Tuesday, September 15, 2009

The Return to Camelot

I borrowed from a former housemate The Return to Camelot: Chivalry and the English Gentleman by Mark Girouard. It read like a much older book than something originally published in 1981. It was an amusing and informative passage through the various forms of medievalist and chivalric revivals in Britain from the C18th on. It makes quite clear that folk at all points of the political compass became quite taken by medievalism and chivalry: from neo-feudalists, through conservative revivalists to Imperialists, working men’s associations and Christian socialists. From school reformers to the founding of the Scouting movement.

A couple of the chapters seem to wander off into areas of rather thin connection to direct interest in medievalism and chivalry. But, generally, the book kept to its theme well. It was informative rather than profound. That said, it was almost as useful on the rise of the concept of the gentleman as it was on neo-medievalism. The author is alive to the inherent absurdity of a society that had risen on trade and commerce producing an elite who (at least in their rhetoric and often more) looked down on trade and commerce.

Indeed, though Girouard is not enough of a medievalist to realise this was a very post- medieval affectation. The C18th, and especially C19th gentlemen, had far distaste for trade than actual English medieval knights and magnates did. Being deeply practical folk, medieval lords and knights were very alive to the revenue benefits of trade and industry.

Though that in England only the actual holder of the title was noble, all the rest of the family being legally commoners, produced quite different dynamics from continental Europe where all members of a noble family were legally noble.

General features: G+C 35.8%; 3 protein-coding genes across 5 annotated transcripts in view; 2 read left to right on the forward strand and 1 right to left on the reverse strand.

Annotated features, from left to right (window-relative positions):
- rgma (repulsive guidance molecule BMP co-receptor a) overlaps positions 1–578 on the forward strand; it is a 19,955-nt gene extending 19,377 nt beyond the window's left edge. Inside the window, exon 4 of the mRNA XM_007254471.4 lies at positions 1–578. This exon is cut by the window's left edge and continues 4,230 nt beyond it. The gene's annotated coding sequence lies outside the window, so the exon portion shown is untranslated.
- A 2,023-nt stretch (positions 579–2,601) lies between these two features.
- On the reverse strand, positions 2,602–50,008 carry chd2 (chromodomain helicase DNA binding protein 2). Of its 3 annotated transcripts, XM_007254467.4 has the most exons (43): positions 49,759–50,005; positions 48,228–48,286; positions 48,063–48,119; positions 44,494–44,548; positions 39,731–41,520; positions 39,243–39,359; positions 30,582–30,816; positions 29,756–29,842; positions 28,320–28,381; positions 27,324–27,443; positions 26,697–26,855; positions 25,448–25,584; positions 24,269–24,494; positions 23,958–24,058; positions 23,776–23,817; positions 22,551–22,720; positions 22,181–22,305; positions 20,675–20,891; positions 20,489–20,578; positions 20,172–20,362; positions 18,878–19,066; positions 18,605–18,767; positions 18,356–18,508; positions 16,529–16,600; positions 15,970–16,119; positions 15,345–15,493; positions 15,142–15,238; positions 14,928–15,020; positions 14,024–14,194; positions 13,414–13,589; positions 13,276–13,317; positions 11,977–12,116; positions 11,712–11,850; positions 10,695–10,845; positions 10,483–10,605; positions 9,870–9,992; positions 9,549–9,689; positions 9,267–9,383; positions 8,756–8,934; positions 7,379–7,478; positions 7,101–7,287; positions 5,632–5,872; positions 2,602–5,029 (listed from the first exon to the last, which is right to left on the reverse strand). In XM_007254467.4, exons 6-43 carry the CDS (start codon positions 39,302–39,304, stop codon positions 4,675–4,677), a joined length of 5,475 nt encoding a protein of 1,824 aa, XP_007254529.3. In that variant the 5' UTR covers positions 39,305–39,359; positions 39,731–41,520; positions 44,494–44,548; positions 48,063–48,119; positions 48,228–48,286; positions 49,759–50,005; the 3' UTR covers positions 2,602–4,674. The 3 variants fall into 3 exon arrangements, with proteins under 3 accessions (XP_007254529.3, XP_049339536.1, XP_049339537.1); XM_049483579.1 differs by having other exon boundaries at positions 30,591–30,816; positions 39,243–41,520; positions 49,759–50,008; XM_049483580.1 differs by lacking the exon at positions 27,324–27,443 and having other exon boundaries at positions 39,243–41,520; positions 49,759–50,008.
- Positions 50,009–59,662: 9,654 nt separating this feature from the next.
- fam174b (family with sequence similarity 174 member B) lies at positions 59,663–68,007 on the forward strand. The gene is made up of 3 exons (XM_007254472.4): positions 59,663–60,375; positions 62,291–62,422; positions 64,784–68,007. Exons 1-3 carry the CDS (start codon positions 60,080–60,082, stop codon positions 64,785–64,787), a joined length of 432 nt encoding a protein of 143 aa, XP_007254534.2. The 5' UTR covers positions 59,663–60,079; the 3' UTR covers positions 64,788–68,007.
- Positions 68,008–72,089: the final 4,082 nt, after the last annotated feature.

The rise of what has been called ornamentalism (particularly in the administration of India), the shift from the East India Company’s use of an expanding urban middle class to the Raj’s reliance and shoring up of the Indian Princes, is seen as being deeply influenced by the chivalric revival.

The romanticised vision of medieval society that still influences contemporary attitudes clearly flows from this prolonged neo-medieval revival. (Late last year, a quite eminent conservative Australian historian patently found my suggestion that knightly society was based on an exchange of labour for protection an excessively functional view of medieval society. He seemed to have some notion of it being an ‘organic’ or ‘natural’ society.) A neo-medieval revival that essentially came crashing down as the effects of the mass slaughter on the Western Front rippled through society.

Still, the book is a fun read. (For entirely personal reasons, finding out that Sir Walter Scott’s estate on which he lavished so much neo-medieval attention was called Abbotsford was amusing at lots of levels.)

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